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Eastern Regional Report- Aug. 26, 2011


Lundy Picks Himself- and Career- off Canvas to Reestablish Himself in Lightweight Division
 
“Hammerin’ Hank” Lundy had to have seen his boxing career flash before his eyes in the fourth round of his fight with David Diaz on “Friday Night Fights” last week. Just like a year ago against John Molina, Lundy won the early rounds with a combination of movement and hand speed. However, also just like a year ago, Lundy got caught backing away from his opponent with his chin up, making a nice target. And just as Molina did last year, Diaz used an overhand right to send Lundy staggering, then down in the fourth round.

Lundy survived Diaz’s subsequent onslaught, doing his best to counter Diaz’s flurries with punches of his own, landing one that caused a horrible gash over Diaz’s right eye. Diaz claimed it was an elbow; referee Gerald Scott ruled it came from a punch. As blood covered the right side of Diaz’s face and threatened to end the bout, Diaz furiously went all out, tiring himself out in the process. Lundy, in the meantime, had completely recovered from the knockdown.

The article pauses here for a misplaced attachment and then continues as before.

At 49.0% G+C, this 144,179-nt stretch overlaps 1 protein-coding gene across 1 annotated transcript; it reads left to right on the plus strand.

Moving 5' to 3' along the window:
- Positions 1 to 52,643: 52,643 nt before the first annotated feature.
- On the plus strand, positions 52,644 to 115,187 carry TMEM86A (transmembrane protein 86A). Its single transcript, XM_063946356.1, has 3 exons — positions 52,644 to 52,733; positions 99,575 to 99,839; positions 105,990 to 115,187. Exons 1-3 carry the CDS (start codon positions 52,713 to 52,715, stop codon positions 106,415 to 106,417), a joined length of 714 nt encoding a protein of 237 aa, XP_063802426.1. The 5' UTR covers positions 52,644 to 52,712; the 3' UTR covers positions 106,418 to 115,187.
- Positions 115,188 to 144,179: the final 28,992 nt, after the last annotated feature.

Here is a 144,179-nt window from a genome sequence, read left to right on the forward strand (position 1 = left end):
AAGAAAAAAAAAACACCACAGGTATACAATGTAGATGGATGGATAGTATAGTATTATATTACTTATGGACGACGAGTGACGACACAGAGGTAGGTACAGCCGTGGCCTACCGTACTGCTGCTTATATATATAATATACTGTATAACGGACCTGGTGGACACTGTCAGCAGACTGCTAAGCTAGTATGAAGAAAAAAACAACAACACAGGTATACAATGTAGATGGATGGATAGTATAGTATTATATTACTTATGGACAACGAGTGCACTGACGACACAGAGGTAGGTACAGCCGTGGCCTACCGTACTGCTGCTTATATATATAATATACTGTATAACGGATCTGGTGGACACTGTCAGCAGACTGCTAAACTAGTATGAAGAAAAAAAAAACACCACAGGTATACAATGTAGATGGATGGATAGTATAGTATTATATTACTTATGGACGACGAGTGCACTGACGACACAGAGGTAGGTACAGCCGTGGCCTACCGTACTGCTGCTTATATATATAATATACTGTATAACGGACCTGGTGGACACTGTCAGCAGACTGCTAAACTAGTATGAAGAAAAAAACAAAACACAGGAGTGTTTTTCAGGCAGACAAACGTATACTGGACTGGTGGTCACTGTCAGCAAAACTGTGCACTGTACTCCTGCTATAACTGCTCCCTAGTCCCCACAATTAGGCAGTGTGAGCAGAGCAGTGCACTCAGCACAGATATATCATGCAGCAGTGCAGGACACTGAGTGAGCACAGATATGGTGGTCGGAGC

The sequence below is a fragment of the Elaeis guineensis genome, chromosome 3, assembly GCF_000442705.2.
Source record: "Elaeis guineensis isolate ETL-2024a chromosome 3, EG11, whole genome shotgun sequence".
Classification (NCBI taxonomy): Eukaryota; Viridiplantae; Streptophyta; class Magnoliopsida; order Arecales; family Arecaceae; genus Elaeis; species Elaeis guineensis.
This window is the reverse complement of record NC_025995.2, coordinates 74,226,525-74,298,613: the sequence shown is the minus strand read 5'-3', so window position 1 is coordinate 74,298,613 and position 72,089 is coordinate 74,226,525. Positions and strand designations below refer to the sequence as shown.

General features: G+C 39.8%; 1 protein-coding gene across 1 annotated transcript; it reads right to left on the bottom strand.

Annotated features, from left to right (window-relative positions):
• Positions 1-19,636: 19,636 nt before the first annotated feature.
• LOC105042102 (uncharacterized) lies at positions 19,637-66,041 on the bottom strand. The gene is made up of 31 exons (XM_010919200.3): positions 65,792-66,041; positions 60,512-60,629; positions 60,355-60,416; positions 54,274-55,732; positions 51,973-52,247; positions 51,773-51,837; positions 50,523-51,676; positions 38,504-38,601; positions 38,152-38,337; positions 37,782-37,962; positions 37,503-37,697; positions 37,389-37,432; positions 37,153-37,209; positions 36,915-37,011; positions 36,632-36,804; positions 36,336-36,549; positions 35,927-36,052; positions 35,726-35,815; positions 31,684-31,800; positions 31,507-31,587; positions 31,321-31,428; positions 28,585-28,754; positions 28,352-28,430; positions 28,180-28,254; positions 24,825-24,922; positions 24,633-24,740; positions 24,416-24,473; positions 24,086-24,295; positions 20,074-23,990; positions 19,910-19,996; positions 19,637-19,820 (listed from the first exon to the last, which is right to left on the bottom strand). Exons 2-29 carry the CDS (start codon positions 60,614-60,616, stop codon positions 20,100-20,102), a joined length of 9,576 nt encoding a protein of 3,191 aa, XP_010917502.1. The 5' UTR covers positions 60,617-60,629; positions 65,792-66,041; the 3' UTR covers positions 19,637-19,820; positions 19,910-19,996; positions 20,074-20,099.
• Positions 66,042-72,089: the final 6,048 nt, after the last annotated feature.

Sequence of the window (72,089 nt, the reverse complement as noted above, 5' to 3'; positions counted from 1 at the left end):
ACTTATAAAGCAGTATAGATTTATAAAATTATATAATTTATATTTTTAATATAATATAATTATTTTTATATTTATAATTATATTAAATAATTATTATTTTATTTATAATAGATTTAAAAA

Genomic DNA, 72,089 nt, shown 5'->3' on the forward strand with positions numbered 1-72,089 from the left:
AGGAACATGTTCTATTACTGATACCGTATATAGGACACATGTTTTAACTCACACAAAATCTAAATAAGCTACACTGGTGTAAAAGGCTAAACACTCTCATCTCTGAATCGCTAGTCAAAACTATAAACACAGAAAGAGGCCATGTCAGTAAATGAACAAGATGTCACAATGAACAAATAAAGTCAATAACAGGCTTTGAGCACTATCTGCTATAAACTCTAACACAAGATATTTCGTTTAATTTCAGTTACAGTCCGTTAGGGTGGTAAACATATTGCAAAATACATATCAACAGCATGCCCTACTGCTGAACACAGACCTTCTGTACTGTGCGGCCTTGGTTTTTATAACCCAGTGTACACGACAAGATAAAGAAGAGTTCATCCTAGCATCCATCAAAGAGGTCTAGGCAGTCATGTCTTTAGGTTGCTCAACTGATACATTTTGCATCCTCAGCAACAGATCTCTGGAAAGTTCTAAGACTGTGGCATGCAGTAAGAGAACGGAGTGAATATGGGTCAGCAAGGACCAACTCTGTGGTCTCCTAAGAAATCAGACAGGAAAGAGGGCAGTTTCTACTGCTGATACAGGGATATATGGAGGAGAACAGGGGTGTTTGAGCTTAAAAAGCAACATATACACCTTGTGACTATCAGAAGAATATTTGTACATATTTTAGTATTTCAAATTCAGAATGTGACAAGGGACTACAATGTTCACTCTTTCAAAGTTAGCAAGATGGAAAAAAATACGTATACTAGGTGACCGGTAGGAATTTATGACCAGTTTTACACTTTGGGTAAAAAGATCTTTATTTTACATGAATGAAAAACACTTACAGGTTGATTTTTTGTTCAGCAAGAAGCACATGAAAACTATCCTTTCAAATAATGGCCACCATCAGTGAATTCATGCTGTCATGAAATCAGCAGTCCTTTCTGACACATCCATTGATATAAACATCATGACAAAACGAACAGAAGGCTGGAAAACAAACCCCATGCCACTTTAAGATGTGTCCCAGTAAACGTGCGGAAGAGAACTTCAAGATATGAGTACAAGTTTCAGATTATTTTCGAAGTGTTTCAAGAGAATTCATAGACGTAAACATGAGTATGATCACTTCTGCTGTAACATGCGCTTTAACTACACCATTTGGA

With blood still streaming from Diaz’s eye, it was clear the fight was not going last much longer, one way or another. With the advantage of Diaz’s limited vision, Lundy landed a left hand flush to Diaz’s bloodied face sending him down and out, 37 seconds into the sixth round.
 
It was an important victory for Lundy; however, questions remain about his ability to compete at the highest levels of the lightweight division. First and foremost, can he learn to stop backing up with his chin exposed? Give Lundy credit; he did recover well from the knockdown (which he told Maxboxing on Tuesday was due to intense training) and did what he had to do to earn to win. He will now jump back into the rankings of most sanctioning bodies and should get his chance soon to prove he is title contender-worthy.
 

Andrade Wins but Fails to Impress 

 
Even after complimentary words about 2008 US Olympian Demetrius Andrade in the early rounds, guest commentator Andre Ward acknowledged in the fifth round, “One of these guys has to step it up if they want this fight.” That pretty much describes Andrade’s ten-round unanimous decision over veteran Grady Brewer.